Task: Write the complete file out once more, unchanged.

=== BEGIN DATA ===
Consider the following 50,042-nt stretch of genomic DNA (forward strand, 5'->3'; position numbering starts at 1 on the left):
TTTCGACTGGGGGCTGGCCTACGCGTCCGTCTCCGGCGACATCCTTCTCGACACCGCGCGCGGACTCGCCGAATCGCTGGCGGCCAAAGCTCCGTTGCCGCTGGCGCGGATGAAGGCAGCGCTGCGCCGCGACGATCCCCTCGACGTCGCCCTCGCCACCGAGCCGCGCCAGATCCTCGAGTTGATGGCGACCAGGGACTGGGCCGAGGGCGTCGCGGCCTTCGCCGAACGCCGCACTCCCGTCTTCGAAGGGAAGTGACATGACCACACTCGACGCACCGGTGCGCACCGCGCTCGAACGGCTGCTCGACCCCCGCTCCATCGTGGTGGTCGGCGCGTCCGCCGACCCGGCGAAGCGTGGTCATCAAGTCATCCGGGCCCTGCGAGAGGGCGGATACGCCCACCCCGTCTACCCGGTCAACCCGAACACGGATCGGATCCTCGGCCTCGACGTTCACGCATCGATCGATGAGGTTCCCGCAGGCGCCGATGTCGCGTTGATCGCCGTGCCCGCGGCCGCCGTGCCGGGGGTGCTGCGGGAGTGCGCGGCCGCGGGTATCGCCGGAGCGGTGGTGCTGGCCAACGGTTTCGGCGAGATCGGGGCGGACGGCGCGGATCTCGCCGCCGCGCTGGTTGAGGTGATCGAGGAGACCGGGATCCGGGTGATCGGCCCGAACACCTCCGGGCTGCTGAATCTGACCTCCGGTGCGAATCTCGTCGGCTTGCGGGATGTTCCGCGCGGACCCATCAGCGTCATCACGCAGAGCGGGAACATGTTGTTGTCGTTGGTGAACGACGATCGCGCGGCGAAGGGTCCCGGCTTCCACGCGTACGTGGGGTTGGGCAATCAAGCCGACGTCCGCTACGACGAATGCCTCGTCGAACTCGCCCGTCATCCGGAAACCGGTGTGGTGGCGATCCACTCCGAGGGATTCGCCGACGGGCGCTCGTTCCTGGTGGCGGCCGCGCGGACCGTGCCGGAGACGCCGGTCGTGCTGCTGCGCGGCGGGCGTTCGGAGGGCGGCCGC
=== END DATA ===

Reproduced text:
Consider the following 50,042-nt stretch of genomic DNA (forward strand, 5'->3'; position numbering starts at 1 on the left):
TTTCGACTGGGGGCTGGCCTACGCGTCCGTCTCCGGCGACATCCTTCTCGACACCGCGCGCGGACTCGCCGAATCGCTGGCGGCCAAAGCTCCGTTGCCGCTGGCGCGGATGAAGGCAGCGCTGCGCCGCGACGATCCCCTCGACGTCGCCCTCGCCACCGAGCCGCGCCAGATCCTCGAGTTGATGGCGACCAGGGACTGGGCCGAGGGCGTCGCGGCCTTCGCCGAACGCCGCACTCCCGTCTTCGAAGGGAAGTGACATGACCACACTCGACGCACCGGTGCGCACCGCGCTCGAACGGCTGCTCGACCCCCGCTCCATCGTGGTGGTCGGCGCGTCCGCCGACCCGGCGAAGCGTGGTCATCAAGTCATCCGGGCCCTGCGAGAGGGCGGATACGCCCACCCCGTCTACCCGGTCAACCCGAACACGGATCGGATCCTCGGCCTCGACGTTCACGCATCGATCGATGAGGTTCCCGCAGGCGCCGATGTCGCGTTGATCGCCGTGCCCGCGGCCGCCGTGCCGGGGGTGCTGCGGGAGTGCGCGGCCGCGGGTATCGCCGGAGCGGTGGTGCTGGCCAACGGTTTCGGCGAGATCGGGGCGGACGGCGCGGATCTCGCCGCCGCGCTGGTTGAGGTGATCGAGGAGACCGGGATCCGGGTGATCGGCCCGAACACCTCCGGGCTGCTGAATCTGACCTCCGGTGCGAATCTCGTCGGCTTGCGGGATGTTCCGCGCGGACCCATCAGCGTCATCACGCAGAGCGGGAACATGTTGTTGTCGTTGGTGAACGACGATCGCGCGGCGAAGGGTCCCGGCTTCCACGCGTACGTGGGGTTGGGCAATCAAGCCGACGTCCGCTACGACGAATGCCTCGTCGAACTCGCCCGTCATCCGGAAACCGGTGTGGTGGCGATCCACTCCGAGGGATTCGCCGACGGGCGCTCGTTCCTGGTGGCGGCCGCGCGGACCGTGCCGGAGACGCCGGTCGTGCTGCTGCGCGGCGGGCGTTCGGAGGGCGGCCGC